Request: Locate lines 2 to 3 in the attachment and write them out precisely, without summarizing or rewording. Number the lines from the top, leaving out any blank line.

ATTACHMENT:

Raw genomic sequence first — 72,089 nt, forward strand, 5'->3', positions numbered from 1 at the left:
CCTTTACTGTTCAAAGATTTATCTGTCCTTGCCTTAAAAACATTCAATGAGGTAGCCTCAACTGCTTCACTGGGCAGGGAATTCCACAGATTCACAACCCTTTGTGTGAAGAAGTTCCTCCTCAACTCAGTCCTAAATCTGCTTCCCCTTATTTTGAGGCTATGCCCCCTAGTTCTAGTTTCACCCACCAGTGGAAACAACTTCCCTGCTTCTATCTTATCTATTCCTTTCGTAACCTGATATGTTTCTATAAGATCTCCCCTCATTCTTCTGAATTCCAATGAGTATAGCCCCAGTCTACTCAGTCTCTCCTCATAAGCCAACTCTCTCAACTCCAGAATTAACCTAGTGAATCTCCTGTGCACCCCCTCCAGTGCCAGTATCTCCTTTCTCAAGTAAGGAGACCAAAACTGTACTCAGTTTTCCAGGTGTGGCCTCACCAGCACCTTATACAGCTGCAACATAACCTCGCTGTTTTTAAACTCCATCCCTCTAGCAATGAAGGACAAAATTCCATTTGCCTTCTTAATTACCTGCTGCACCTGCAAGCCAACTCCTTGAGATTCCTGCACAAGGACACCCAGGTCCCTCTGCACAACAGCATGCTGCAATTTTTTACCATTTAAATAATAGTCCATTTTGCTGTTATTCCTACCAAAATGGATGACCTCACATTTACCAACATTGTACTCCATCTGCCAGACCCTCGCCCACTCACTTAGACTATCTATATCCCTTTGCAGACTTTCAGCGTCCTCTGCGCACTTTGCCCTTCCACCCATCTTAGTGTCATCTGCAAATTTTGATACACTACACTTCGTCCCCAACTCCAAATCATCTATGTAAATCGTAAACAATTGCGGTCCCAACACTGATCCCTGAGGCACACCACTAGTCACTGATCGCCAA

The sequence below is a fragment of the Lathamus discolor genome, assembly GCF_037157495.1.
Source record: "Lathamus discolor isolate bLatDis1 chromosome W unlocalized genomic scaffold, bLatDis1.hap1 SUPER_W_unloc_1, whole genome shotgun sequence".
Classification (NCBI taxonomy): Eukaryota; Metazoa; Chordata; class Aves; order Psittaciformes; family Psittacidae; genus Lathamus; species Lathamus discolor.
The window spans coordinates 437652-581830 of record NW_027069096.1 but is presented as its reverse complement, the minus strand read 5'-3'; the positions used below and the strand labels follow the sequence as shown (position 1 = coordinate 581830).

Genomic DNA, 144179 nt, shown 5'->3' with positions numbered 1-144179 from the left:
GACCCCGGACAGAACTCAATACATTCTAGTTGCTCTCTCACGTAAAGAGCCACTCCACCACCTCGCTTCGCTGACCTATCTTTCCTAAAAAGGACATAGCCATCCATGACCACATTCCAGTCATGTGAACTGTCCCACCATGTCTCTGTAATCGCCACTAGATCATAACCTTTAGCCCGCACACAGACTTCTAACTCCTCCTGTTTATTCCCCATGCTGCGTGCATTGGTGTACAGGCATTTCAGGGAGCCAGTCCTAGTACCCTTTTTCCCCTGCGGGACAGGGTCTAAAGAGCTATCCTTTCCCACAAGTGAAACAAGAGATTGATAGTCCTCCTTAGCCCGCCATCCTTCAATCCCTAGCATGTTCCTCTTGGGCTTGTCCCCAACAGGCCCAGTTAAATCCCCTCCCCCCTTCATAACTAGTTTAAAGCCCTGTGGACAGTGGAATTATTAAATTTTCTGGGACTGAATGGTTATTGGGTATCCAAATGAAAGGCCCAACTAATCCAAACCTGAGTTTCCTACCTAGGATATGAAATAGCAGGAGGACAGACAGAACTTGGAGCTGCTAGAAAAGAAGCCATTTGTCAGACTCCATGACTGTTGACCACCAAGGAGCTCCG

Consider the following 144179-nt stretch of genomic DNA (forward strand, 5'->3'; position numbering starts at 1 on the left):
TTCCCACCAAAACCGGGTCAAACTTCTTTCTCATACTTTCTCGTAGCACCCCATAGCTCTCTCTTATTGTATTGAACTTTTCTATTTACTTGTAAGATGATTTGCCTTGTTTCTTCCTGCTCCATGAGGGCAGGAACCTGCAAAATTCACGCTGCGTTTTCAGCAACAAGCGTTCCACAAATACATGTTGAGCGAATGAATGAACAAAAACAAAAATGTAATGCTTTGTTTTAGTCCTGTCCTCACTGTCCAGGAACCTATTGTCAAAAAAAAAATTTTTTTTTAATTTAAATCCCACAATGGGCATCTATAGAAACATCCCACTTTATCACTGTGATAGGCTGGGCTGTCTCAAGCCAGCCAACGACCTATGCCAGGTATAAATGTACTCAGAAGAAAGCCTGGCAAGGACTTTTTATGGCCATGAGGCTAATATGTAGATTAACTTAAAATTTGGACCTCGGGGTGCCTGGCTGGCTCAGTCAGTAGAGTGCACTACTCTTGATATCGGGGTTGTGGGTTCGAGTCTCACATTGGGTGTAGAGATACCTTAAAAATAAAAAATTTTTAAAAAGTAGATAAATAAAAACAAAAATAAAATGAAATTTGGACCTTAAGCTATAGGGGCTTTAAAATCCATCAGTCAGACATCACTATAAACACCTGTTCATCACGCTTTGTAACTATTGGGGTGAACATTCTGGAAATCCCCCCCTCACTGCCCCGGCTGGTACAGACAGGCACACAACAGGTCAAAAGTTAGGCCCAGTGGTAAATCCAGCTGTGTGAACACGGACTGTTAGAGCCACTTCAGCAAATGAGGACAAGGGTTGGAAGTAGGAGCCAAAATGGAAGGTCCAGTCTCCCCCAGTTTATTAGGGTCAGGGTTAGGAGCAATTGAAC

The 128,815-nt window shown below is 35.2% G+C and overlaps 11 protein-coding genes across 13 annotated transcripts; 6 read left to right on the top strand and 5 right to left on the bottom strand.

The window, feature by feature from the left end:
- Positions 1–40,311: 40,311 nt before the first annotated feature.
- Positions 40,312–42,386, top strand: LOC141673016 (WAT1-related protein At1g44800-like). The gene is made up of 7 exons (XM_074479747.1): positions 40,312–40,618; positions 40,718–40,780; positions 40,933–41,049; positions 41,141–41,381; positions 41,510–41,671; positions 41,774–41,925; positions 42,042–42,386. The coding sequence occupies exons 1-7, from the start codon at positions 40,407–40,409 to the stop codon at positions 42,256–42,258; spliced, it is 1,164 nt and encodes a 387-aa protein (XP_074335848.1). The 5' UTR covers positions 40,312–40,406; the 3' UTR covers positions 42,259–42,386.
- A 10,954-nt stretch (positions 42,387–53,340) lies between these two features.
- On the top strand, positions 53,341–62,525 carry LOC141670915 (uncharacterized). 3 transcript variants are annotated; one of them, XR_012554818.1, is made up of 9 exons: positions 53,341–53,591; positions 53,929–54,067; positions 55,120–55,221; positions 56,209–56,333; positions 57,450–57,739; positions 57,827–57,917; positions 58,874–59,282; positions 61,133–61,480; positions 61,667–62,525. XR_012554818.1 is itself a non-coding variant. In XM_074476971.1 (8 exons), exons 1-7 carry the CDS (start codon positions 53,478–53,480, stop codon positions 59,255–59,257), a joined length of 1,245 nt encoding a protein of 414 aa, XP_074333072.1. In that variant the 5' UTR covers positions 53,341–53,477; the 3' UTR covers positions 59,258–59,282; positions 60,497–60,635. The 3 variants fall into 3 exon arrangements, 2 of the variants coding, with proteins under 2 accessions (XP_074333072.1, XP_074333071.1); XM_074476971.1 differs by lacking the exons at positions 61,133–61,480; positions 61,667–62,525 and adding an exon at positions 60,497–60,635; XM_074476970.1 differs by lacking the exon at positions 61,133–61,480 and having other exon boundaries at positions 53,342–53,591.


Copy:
CCTTTACTGTTCAAAGATTTATCTGTCCTTGCCTTAAAAACATTCAATGAGGTAGCCTCAACTGCTTCACTGGGCAGGGAATTCCACAGATTCACAACCCTTTGTGTGAAGAAGTTCCTCCTCAACTCAGTCCTAAATCTGCTTCCCCTTATTTTGAGGCTATGCCCCCTAGTTCTAGTTTCACCCACCAGTGGAAACAACTTCCCTGCTTCTATCTTATCTATTCCTTTCGTAACCTGATATGTTTCTATAAGATCTCCCCTCATTCTTCTGAATTCCAATGAGTATAGCCCCAGTCTACTCAGTCTCTCCTCATAAGCCAACTCTCTCAACTCCAGAATTAACCTAGTGAATCTCCTGTGCACCCCCTCCAGTGCCAGTATCTCCTTTCTCAAGTAAGGAGACCAAAACTGTACTCAGTTTTCCAGGTGTGGCCTCACCAGCACCTTATACAGCTGCAACATAACCTCGCTGTTTTTAAACTCCATCCCTCTAGCAATGAAGGACAAAATTCCATTTGCCTTCTTAATTACCTGCTGCACCTGCAAGCCAACTCCTTGAGATTCCTGCACAAGGACACCCAGGTCCCTCTGCACAACAGCATGCTGCAATTTTTTACCATTTAAATAATAGTCCATTTTGCTGTTATTCCTACCAAAATGGATGACCTCACATTTACCAACATTGTACTCCATCTGCCAGACCCTCGCCCACTCACTTAGACTATCTATATCCCTTTGCAGACTTTCAGCGTCCTCTGCGCACTTTGCCCTTCCACCCATCTTAGTGTCATCTGCAAATTTTGATACACTACACTTCGTCCCCAACTCCAAATCATCTATGTAAATCGTAAACAATTGCGGTCCCAACACTGATCCCTGAGGCACACCACTAGTCACTGATCGCCAA

The sequence below is a fragment of the Lathamus discolor genome, assembly GCF_037157495.1.